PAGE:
Hub researchers have contributed to the United Nations Division for Ocean Affairs and Law of the Sea-led capacity building programme for the 2021 UN-Nippon Foundation (UNNF) Fellows and Alumni Pilot Series on Science for Ocean Sustainability as leading experts and moderator. This pilot series is part of the 2021 UNNF Virtual Activities: Implementing Practical Solutions in Ocean Affairs and the Law of the Sea.
FIRST SESSION – OCEAN SCIENCE
In the first session “An Introduction to Ocean Science(s)” organised on 25th March 2021, Dr Kirsty McQuaid and Dr Sian Rees (the University of Plymouth), Professor Rose Boswell and Dr Nina Rivers (Nelson Mandela University) led discussion on how ocean professionals can and do engage with ocean science, including natural, economic, social and political sciences, as well as local/traditional knowledge and community science. In the session, ocean professionals and experts addressed various questions, such as:
- what kinds of ocean science(s) they require or produce in their daily work as an ocean professional, including but not limited to natural, social, economic, political, community science;
- how is science communicated to or mainstreamed into governance processes;
- who generates scientific information; and
- how science assists them in performing their office’s role.
SECOND SESSION – SCIENCE-POLICY INTERFACE
The second session “Experiences in strengthening the science-policy interface” was held on 8th April 2021. Experts and participants explored means of strengthening the interface between science, policy, legal and management frameworks. Professor Jeremy Hills (the University of the South Pacific) provided insights on the following themes:
- why science or scientific data is necessary in the decision making process;
- challenges that he faced in incorporating scientific data into the decision-making process;
- whether he has clarity from policymakers regarding what information they need in decision-making; and
- how he could successfully manage to incorporate science into the decision-making process.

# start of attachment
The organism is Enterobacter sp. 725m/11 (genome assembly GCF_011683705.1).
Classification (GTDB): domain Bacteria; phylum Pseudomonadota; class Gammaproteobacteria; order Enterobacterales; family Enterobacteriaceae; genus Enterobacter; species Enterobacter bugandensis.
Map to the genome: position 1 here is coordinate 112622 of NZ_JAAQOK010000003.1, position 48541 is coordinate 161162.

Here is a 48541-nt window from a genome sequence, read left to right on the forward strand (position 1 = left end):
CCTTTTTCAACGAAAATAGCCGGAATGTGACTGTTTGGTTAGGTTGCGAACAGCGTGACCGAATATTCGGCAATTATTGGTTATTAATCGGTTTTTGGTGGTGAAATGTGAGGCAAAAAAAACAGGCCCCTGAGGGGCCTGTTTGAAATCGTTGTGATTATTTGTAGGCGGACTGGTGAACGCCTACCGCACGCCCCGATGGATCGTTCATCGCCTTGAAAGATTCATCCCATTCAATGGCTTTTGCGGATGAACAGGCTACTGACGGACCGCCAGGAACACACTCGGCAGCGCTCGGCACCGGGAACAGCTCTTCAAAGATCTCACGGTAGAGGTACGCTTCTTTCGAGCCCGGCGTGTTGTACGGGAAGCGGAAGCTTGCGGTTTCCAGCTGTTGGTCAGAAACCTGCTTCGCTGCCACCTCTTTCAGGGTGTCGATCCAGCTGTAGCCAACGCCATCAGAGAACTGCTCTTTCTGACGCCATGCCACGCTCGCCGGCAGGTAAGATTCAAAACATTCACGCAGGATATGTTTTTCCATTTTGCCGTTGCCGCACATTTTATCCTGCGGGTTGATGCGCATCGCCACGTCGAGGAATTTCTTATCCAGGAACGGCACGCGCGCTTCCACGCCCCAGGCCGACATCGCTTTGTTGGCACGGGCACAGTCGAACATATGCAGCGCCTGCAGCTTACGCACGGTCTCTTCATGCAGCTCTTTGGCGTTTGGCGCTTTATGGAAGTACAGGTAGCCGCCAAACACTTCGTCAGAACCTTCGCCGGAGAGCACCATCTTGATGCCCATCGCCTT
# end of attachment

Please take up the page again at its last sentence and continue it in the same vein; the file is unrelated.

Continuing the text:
Professor Hills was further asked for his suggestions in assisting UN-Nippon Fellows and Alumni facing similar challenges to strengthen the use of science in policy, legal and/or management framework. For more information on the One Ocean Hub’ work at multiple scales of the ocean science-policy interface, see our recent policy brief feeding into the UN Decade for Ocean Science.
THIRD SESSION – DATA CHALLENGES
The third session in the series, namely “Challenges in Data Collection, Access and Use,” was held on 15th April 2021, to which Hub researchers Dr Holly Niner and Ms Giulia La Bianca (University of Plymouth) were invited. The session focused on data for marine resources and ecosystem management. Dr Niner moderated expert responses and an open discussion among oceans professionals to learn about global repository data relating to mineral resources and the environment, reflect on opportunities and challenges for using data for ocean management, and share knowledge on possible means to overcome challenges in data collection, access, and use.
For more on the Hub’s approach to this matter, see the requirement identified in Howell et al., (2020).
This is the second year that the Hub collaborates with the United Nations Division for Ocean Affairs and Law of the Sea on the UN-Nippon Fellow and Alumni Programme. In 2020 we have contributed in organising a series of seminars for the UN-Nippon Fellows and Alumni Virtual Training Series Responding to the Impacts of Covid-19 on the following sessions:
- COVID-19 Impacts on the South African Small-Scale Fisheries Sector
- Understanding Marine Science at the Ocean Science-Policy Interface
- Understanding Social Science and the Ocean Science-Policy Interface
- Domestic Customary Law & Ocean Governance: An Introduction to Different Perspectives and Approaches
- Gender Mainstreaming in the Ocean: Promoting Equality, Including in the Context of Covid-19 Recovery
- Breaking Laws on the Sea II
- Small-Scale fisheries and Blue Justice
- Oceans and Climate Change: Impact and Adaptation.